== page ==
Successful people also tend to look for opportunities when things are bad. They find a positive in every situation, no matter how negative it is. They don’t let negative triggers hold them back from advancement. Every situation, good or bad, can be used as a learning lesson and an opportunity to grow. Dwelling on misfortune and waiting for your luck to change won’t propel you toward career advancement; making opportunities happen and not hesitating to seize them will.

Conflict Resolution Done Right

There is no doubt that conflict in the workplace will occur - it is inevitable. How you deal with the conflict can be the determining decision between the path to success and the one leading to the status quo. Regardless of how angry someone makes you, end the conversation with class. Acting with class may mean you need to walk away without an exchange of words stemming from angry emotions. Or, you stay and have a conversation without accusations or raising your voice to resolve the conflict. The bottom line is, address conflict professionally and respectfully.

What actions will you take to reach your next career goal? (Image by author.)

Conflict done right in the workplace also means refraining from gossiping to other coworkers about a coworker or leader who angers you. Keep your disagreements and the feelings surrounding them reserved for those directly involved. Being able to refrain from gossip shows loyalty to your coworkers and employer. Learn how to have a conversation with those who you feel have wronged you, and find resolution. This will show leaders that you are focused on resolving issues in the workplace and not drama driven. It will also show your coworkers that you can be trusted and are loyal, no matter what differences you have.

Never Remain Idle

Chasing after goals is a never-ending job, and remaining idle wastes time and opportunities. Do not wait for an opportunity to come to you; chase after it. Develop a game plan of how you are going to achieve your career goals. Does that plan include additional training? Another certification? A new mentor for your village council? The removal of personal barriers that are holding you back? Write down your game plan, and review it weekly to avoid getting off track.

Communicate with leadership about your game plan, and ask for input on how you can achieve the desired outcome. Look for opportunities to shadow those who are in the roles you seek. Spend time researching and learning about your goal; become the subject matter expert surrounding your desired outcome. Know what you want, avoid becoming idle, and be willing to work hard to advance.

Cherish Your Relationships and Dignity

Be loyal to those who support you. Always put friends before politics, and show kindness to all. Abiding by your moral compass should always come before popularity. At the end of the day, doing the right thing will always lead to respect and opportunities for advancement.

Be transparent in all relationships. When you make a mistake, go to leaders and own the mistake. Also, take to your leaders a self-developed corrective action plan to prevent the mistake from occurring again. Being transparent means you have nothing to hide. It also means those mistakes won’t sneak up on you at a later point in your journey to advancement because you already addressed them when they happened.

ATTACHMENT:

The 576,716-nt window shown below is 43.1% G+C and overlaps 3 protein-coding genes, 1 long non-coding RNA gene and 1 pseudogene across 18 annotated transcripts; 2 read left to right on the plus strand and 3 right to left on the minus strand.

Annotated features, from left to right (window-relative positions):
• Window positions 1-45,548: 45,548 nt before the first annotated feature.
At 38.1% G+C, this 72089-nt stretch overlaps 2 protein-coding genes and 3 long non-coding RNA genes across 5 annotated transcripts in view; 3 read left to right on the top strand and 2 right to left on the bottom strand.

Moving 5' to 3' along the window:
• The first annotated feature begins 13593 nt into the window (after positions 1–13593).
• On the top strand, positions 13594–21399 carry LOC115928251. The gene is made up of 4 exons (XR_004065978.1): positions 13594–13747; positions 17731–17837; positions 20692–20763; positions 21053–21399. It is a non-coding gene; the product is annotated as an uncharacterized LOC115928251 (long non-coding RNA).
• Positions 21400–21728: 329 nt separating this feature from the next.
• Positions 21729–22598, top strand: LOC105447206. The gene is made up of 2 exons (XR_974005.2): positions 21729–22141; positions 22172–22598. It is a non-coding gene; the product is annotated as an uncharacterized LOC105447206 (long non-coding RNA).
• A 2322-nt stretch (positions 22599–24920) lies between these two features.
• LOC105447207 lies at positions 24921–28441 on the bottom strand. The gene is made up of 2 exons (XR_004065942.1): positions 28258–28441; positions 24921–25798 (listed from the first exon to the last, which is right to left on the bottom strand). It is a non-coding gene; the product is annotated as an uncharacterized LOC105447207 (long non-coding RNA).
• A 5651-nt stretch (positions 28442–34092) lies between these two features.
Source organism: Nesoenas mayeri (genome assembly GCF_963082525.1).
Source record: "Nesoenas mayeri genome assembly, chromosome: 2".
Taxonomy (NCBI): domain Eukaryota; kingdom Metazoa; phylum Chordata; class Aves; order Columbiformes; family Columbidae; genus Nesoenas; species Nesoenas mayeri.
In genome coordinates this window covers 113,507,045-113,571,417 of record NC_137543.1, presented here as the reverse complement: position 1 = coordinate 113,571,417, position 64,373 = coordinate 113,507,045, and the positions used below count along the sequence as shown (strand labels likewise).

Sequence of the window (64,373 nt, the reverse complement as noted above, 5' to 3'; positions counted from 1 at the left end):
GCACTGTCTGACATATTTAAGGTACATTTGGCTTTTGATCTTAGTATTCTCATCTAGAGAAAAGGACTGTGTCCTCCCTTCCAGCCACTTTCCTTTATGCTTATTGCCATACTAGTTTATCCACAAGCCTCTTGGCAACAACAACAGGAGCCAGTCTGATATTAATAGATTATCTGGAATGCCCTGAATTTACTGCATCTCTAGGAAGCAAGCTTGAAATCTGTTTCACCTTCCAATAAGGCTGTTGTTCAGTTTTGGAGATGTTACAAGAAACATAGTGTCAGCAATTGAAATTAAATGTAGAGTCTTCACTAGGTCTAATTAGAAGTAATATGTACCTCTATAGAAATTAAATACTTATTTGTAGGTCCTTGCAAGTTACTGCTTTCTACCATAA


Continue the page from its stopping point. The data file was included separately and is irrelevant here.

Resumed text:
You can even cherish the relationships with those who have wronged you. Analyze why those relationships are damaged, where they went wrong, and what you could do differently going forward. Did you need to respond differently to the situation to prevent the relationship from going south? Do you need to have stronger boundaries in your life to prevent being wronged? Could you have handled the conflict better? Is it time to let go of the grudges you are holding onto? Grudges and relationships in turmoil can be roadblocks to career advancement. Learn to let go, keep healthy boundaries, and focus that energy on your journey to success.

Be an Advocate and A Fan of Others

Those who are successful and happy know how to advocate and be a fan of others. Learn how to be genuinely happy for those around you who are accomplishing their goals. Don’t be afraid to help others on their journey. Also, don’t use the successful moments of others to promote your own agenda. Make the moment truly about them. Give credit to those who deserve it and have worked hard to get there. Don’t try to steal their moment and ideas or make it about you.

When you have the chance to connect a friend to an opportunity, be that connection. Help others with their game plan and be the best fan you can be. This type of behavior shows leaders and coworkers that you value their needs. A good leader knows how to advocate for the success of their stakeholders, and you don’t have to be in an official leadership position to do just that.

At the end of the day, navigating toward career advancement is a personal decision based on personal actions. Success doesn’t come from luck; it comes from discipline and hard work. It comes from surrounding yourself with the right people, seeking the right training, and being ethical at all times. What actions will you take to reach your next career goal?

Candice McDonald is a firefighter/public information officer with the Sebring (OH) Fire Department and a firefighter/former EMS officer with the Winona (OH) Fire Department and works for NASA in the Office of Protective Services. She is a member of the PennWell Fire Group Advisory Board, co-chair of the Cumberland Valley Volunteer Firemen’s Association Reputation Management Committee, and an active member of the ResponderSafety.com outreach team and the Great Lakes Trustee for iWomen. McDonald has a doctor of business administration degree with a specialty in homeland security, a master’s in organizational leadership, a bachelor’s in business administration, and an associate’s in health and human services.

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August 2017
Volume 12, Issue 8